NASA Jet Propulsion Laboratory
Definition and Detection of Biosignatures
The scientific focus of the Jet Proplusion Laboratory (JPL) Team is definition and detection of biosignatures that might be used to find evidence for extant or past life on Earth, in extraterrestrial environments, or within samples returned from extraterrestrial sites.
RESEARCH AREAS of the JPL TEAM
- Stable Isotopes of Biosignatures
- nitrogen isotopes
- carbon and sulfur isotopes
- iron isotopes
- transition metal isotopes
Research here focuses on microbiology, geomicrobiology, and interactions between microbes and metals of different types. These areas include work with stable isotopes, especially with stable iron isotopes, as well as with sulfur, carbon, and nitrogen isotopes.
- Reflectance Spectroscopic Biosignatures
- large scale signatures in water bodies
- reflectance signatures in soils and rocks
A part of our biosignatures research uses amino acid ratios as indicators of life. Work highlights here include two new and potentially very useful facts. First, amino acids (and their racemic signatures) are preserved for millions of years inside of Antarctic rocks where there are populations of endolithic bacteria near the surface. This allows one not only to estimate the amount of time that the rock has been populated, but would allow one (in principle) to identify a rock that had been (but was no longer) populated by endolithic bacteria. Second, using amino acid racemization analyses, it has been possible to estimate the temperature history of some Arctic permafrost samples, something very difficult to accomplish in the past.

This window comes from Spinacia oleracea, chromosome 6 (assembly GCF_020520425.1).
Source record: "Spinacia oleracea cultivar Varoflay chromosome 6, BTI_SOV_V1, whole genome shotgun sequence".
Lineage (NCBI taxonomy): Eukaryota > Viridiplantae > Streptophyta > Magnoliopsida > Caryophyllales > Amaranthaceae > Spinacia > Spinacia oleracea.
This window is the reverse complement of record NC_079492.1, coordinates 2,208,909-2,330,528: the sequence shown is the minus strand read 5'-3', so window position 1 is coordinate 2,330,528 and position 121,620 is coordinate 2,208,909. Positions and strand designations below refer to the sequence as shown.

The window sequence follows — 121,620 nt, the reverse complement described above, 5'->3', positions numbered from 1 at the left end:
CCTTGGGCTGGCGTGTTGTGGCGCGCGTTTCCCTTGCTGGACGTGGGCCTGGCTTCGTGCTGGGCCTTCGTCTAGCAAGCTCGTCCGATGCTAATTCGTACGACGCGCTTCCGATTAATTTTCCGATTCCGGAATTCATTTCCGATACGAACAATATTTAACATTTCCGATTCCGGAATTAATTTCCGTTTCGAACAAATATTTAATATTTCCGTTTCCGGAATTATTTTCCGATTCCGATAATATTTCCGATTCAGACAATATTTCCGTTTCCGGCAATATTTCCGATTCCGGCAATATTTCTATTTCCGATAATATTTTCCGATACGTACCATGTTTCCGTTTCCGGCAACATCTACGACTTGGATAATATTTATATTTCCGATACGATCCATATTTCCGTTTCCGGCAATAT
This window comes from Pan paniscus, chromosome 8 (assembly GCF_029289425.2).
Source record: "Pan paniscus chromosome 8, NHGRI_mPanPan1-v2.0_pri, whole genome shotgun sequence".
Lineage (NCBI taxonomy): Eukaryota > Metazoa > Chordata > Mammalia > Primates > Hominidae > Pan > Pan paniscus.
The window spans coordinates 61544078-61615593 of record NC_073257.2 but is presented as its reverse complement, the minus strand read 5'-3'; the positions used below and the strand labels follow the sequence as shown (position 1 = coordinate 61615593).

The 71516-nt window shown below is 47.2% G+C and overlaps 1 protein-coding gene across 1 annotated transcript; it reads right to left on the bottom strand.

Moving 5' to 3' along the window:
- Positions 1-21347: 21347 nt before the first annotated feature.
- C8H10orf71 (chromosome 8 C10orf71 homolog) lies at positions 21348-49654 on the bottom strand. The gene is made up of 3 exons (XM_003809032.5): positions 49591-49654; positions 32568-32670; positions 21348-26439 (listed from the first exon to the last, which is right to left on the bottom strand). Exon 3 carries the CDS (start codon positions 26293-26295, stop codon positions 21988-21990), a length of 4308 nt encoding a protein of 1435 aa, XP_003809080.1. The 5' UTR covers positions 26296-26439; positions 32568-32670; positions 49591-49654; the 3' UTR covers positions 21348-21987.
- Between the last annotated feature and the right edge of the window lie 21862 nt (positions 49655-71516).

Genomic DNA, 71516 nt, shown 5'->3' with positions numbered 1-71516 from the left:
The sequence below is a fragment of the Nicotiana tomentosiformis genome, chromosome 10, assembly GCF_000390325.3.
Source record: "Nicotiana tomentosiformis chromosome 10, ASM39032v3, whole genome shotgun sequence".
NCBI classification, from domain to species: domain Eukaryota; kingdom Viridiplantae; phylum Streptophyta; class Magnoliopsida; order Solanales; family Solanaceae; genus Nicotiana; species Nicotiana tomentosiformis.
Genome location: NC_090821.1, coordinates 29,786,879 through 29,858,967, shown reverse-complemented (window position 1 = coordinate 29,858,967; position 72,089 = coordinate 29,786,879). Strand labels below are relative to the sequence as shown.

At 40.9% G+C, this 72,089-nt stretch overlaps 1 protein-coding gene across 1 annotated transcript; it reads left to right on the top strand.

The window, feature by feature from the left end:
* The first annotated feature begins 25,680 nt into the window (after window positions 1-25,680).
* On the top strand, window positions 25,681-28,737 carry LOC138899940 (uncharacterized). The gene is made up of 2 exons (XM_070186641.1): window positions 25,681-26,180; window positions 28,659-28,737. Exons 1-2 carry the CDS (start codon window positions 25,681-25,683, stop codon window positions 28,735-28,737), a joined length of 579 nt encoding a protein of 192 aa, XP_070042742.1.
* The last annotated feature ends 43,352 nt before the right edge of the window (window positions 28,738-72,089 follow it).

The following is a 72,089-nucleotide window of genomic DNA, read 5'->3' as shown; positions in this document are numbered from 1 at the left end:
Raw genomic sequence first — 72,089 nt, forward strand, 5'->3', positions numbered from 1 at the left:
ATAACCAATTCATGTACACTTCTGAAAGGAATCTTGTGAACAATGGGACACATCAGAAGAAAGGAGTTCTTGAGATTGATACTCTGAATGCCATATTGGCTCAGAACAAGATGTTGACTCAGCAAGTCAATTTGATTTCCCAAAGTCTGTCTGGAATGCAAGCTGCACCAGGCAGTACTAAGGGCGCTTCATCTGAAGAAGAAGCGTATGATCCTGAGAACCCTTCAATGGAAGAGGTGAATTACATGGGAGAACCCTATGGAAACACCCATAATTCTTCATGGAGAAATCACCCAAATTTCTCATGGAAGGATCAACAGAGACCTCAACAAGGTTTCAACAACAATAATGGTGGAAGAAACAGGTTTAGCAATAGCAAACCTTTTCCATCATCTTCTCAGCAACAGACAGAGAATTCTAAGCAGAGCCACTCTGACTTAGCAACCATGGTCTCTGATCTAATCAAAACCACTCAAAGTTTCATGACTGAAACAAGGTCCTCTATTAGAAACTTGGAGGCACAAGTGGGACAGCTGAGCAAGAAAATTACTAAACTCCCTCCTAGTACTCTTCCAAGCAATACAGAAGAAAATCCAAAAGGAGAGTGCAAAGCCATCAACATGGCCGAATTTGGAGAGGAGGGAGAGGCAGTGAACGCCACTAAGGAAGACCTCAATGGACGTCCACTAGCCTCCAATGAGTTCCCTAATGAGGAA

- Life Detection Methodology – Biosignature Definition and Measurement
- definition of non-earthcentric biosignatures
- UV fluorescence and Raman methods
- X-ray CT (computerized tomography) scanning methods
- software development for life detection decision making and complexity analysis
- study of extreme environments as analogues for extraterrestrial sites
The project on life detection methodology at JPL uses two new technologies for detection of potential life-containing strata. These two approaches are: deep UV (224 nm) fluorescence and CT X-ray scanning.
- Metal Oxide/Organism Interactions as Biosignatures
- magnetite as a biosignature
- iron oxidizing bacteria, and low pH metal alteration
- iron and manganese oxidizing and reducing bacteria
Of particular note is our work providing a stand on the issue of magnetite as a biosignature, which defends the idea that magnetite in the ALH84001 meteorite is an indicator of past life on Mars. This is admittedly a controversial stance within the NAI group.